Evanston Mayor Elizabeth Tisdahl says the city will face new financial difficulties because of budget woes in Springfield and Washington.
Delivering her State of the City address at a luncheon meeting sponsored by the Evanston Chamber of Commerce, Tisdahl said the city could lose $1.4 million if a plan announced yesterday to cut local government funding from the state.
And she said that despite the “good work” of State Sen. Daniel Biss of Evanston, the state’s financial problems “have no soution in sight.”
Sen. Daniel Biss at the State of the City luncheon.
“I will continue to lobby for pension reform, particularly for reforms that do not impact current benefits,” the mayor said, “but so far I am striking out.”
She called the federal government’s sequestration program “incomprehensible from a public policy point of view.”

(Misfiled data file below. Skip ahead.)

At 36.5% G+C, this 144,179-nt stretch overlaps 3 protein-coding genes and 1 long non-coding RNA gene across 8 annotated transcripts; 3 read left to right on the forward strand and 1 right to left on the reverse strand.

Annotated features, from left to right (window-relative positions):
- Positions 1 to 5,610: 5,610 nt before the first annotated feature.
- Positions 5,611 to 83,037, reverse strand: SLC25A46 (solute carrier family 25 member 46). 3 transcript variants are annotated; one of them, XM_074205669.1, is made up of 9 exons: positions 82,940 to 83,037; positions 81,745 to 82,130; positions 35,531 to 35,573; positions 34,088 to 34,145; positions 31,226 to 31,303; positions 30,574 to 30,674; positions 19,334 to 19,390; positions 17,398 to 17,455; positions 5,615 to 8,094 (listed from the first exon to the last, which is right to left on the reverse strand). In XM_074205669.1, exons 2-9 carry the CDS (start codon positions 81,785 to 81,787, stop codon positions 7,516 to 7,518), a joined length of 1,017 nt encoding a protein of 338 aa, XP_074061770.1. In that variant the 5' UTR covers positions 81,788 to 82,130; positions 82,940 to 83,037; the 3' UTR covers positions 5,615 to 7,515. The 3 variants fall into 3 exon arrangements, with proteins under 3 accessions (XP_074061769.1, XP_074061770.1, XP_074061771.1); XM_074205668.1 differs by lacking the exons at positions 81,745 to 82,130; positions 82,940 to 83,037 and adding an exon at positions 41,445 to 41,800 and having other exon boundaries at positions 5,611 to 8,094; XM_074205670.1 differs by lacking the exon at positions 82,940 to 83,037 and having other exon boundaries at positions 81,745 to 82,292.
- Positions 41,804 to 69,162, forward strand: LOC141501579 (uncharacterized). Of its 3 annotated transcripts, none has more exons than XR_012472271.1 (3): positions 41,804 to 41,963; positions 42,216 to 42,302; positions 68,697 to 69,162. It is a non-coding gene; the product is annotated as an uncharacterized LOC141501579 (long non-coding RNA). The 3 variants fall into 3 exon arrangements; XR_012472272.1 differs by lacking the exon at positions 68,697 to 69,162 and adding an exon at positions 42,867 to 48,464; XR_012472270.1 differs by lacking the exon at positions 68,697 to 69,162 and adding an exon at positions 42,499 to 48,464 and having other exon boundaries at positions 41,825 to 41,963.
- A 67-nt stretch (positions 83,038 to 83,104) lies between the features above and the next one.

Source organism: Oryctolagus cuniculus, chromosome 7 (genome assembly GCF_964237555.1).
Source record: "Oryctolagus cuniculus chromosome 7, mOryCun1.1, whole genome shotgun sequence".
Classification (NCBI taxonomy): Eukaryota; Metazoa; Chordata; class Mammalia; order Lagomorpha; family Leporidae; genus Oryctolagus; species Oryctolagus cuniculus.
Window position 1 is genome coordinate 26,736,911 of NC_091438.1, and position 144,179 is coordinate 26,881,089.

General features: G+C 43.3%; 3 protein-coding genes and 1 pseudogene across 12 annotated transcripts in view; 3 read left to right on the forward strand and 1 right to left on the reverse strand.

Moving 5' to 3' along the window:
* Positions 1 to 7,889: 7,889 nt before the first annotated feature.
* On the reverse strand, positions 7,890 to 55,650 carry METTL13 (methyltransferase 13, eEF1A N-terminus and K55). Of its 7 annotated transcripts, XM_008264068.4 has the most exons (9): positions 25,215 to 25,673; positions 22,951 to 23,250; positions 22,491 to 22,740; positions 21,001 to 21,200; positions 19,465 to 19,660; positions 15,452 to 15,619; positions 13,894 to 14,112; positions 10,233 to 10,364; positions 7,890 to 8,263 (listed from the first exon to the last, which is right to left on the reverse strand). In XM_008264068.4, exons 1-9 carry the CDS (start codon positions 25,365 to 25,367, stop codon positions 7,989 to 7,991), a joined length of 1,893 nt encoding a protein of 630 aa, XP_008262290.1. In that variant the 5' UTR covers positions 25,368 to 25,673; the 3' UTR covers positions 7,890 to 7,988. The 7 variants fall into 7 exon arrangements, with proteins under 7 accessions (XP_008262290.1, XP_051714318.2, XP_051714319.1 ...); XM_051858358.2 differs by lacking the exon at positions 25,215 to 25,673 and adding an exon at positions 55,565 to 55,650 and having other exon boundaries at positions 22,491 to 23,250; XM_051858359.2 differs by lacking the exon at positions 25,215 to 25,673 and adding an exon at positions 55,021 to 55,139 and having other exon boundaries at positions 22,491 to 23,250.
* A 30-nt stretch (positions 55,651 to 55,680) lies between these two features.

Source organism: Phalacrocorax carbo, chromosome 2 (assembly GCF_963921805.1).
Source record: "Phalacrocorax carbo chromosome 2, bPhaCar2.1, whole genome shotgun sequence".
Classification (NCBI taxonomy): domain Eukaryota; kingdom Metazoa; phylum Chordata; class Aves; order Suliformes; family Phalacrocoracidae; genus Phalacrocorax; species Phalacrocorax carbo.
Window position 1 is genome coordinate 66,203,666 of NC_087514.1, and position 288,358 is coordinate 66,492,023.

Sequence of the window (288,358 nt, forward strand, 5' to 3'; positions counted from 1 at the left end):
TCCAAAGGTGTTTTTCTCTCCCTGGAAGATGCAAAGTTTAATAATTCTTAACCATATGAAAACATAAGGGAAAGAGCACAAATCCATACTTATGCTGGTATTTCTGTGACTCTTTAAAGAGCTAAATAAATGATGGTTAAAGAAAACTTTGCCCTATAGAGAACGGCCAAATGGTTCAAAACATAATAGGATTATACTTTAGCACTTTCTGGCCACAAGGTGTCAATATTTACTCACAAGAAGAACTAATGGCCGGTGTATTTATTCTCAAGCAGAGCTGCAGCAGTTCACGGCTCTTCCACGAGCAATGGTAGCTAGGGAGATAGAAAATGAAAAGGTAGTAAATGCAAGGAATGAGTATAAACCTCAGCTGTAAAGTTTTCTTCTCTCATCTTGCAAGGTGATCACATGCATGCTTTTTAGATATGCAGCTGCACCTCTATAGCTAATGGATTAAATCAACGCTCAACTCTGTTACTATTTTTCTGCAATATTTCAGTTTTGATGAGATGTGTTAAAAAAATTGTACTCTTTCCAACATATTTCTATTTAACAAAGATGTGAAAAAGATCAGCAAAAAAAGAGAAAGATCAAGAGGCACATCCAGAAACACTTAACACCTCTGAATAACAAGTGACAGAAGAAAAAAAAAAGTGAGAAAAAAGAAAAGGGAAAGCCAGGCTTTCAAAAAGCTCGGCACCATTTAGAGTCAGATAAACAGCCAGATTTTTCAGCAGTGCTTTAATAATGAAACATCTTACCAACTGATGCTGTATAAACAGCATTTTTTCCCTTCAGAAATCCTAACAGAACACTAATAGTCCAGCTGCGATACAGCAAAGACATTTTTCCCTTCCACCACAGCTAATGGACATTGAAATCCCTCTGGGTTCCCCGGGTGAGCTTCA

It will cut HUD programs, including the Community Development Block Grant program that provides funding to Evanston, by about 5 percent this year, “and more trouble will follow that.”
The mayor claimed the city’s own finances are “relatively stable.” The city has maintained its AAA credit rating, the highest available. The city, she said, has met targets for general fund revenue, and kept spending below budget.
It’s also, she said, cut nearly 100 city jobs since 2006 “without significantly impacting services.”
The mayor noted that health services cut by the city have been picked up by the new Erie Family Health Center, which, with $650,000 in annual federal funding, has opened in temporary quarters in the Civic Center and will move to a permanent site at 1285 Hartrey Ave. on July 15.
Douglas Silverstein, president of NorthShore’s Evanston Hospital.
And NorthShore University Health Systems has pledged $1.8 million in funding over the next three years to make Erie’s expansion possible.
The mayor also praised efforts to provide more job traiing for young people who might otherwise end up turning to a life of crime and efforts to bring new businesses to the community.
She said the city is one of a handful of communities across the country that has reached its goal of reducing carbon emissions by 13 percent by the end of last year
And she said that Northwestern University has agreed to keep at least six football games a year at Ryan Field, only using Wrigley Field for a game in years when it has seven home games.